It wasn't painful at first, maybe because of the initial shock. It could also be that the pressure of the pus buildup had thinned the fingertip skin to the point where the skin was ripe for fairly painless ripping. And that's what this was: ripping, not cutting. The scissors darted into my finger, again and again, like a dog's long, bloody muzzle lunging and digging into a freshly killed carcass. The first bite of the scissors didn't hurt, but the next one did, as did the next, and the next, and the next.

There was a spectacular amount of pus at first. "Wow...a lot came out!" I remarked, and the doc chuckled. The metal peanut-shaped tray was doing the work it had been designed for, catching all the off-white goo ejaculated by my throbbing, tumescent finger. "I should be videoing this for my friends!" I said, to which the doc responded with a disgusted "Huh?" After the pus came the blood. Given that the doc had basically ripped the side of my finger open, there was a good bit of bleeding. I suppose the wound needed to bleed clean before we went any further. Throughout all this, I kept silent, gritting my teeth in agony but realizing that things could have been a lot worse.

The doc began another interminable round of swabbing, gradually switching from drenched white cotton balls to cotton balls soaked in a dark-brown liquid that might have been iodine or tincture Merthiolate. He would sometimes press his swabs mercilessly into my fingertip, making me wince inwardly. I had to figure out how to position my tongue inside my mouth so as not to bite it. Eventually, the swabbing gave way to actual bandaging, which is when I finally began to feel some relief. He laid some iodine-soaked gauze over my finger, then set to wrapping it with regular gauze.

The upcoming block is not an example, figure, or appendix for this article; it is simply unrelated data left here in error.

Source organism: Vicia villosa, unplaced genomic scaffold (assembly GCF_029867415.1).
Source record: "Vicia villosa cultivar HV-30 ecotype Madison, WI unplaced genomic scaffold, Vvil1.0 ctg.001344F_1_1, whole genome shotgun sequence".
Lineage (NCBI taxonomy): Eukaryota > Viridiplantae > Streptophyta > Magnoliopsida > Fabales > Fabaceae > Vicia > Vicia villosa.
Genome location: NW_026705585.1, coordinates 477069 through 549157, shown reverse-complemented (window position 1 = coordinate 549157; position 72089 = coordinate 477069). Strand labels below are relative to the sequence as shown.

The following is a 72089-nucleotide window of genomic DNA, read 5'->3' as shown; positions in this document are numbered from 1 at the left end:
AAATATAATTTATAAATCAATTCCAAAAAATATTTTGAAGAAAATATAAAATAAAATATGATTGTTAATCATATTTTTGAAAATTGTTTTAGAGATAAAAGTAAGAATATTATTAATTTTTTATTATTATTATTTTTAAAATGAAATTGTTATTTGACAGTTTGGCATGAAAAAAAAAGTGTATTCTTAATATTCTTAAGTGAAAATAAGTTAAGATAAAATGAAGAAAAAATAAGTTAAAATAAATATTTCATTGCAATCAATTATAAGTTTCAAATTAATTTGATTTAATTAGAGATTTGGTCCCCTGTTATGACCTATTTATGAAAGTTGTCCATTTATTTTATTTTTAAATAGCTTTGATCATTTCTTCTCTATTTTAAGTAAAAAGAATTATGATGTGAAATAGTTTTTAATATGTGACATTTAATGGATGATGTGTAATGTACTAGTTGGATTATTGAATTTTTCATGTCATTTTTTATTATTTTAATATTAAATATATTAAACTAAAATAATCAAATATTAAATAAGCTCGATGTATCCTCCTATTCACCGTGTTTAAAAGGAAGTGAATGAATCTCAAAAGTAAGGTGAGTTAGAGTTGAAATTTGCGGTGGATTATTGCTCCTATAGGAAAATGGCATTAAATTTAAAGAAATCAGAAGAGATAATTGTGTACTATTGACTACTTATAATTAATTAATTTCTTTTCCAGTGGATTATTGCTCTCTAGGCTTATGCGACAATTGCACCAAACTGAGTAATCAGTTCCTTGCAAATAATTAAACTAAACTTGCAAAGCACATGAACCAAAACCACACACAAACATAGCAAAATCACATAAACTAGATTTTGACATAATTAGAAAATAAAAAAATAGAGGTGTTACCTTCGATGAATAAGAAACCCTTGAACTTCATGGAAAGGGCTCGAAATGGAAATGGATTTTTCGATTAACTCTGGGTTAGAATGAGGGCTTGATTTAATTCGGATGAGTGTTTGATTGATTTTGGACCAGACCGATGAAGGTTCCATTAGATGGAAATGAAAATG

"Normally, I'd ask you to come back two days from now, but we can't because it'll be Sunday, so come back tomorrow," the doc said. I asked him what time to be there, and he said to come around 12:30. I also asked what I should do when I showered or needed to wash my hands. "Don't get the bandages wet," he said unhelpfully. Having worn a plaster cast when I had broken my wrist in grade school, I knew the drill regarding plastic bags, so I could figure out for myself what to do. "Have to write you a prescription," the doc sighed as he heaved his large self to his feet. With that, he left. I put on my coat and scarf, thanked the nurse, and went back to the front desk to pay for the session and receive my prescription. I took the prescription downstairs, got a single day's worth of medicine, then made my way up to my office, where I've been secretly typing up this lengthy entry like the naughty boy I am.

Is there any care in Korean health care? As I thought about what had happened, it occurred to me that, in the States, I'd have been given a local anesthetic, and the doc would have nimbly lanced the finger before squeezing out all the pus—none of this barbaric, canine-style ripping and tearing. Of course, my bill would also have been way higher: probably close to $200 instead of the mere $6 that I actually paid today. You get what you pay for, I suppose.

So I can look forward to visiting the old doc again tomorrow at lunch.

Great. I'm very excited.



SJHoneywell said...

If you're turning into Theon, one can only imagine what the bloggy outpourings will be when someone chops off your junk.

Game of Thrones has more eunuch main characters than all other television shows ever combined.

Kevin Kim said...

I suspect that my junk is the driving force behind the blogging. Chop that off, and


Tueting said...

I'll take a bit of pain and the saved $196. But that's just me.

Kevin Kim said...

$196, not $194? Good thing you teach history and not math!

As for "a bit of pain"—please give me your finger. I want to show you something.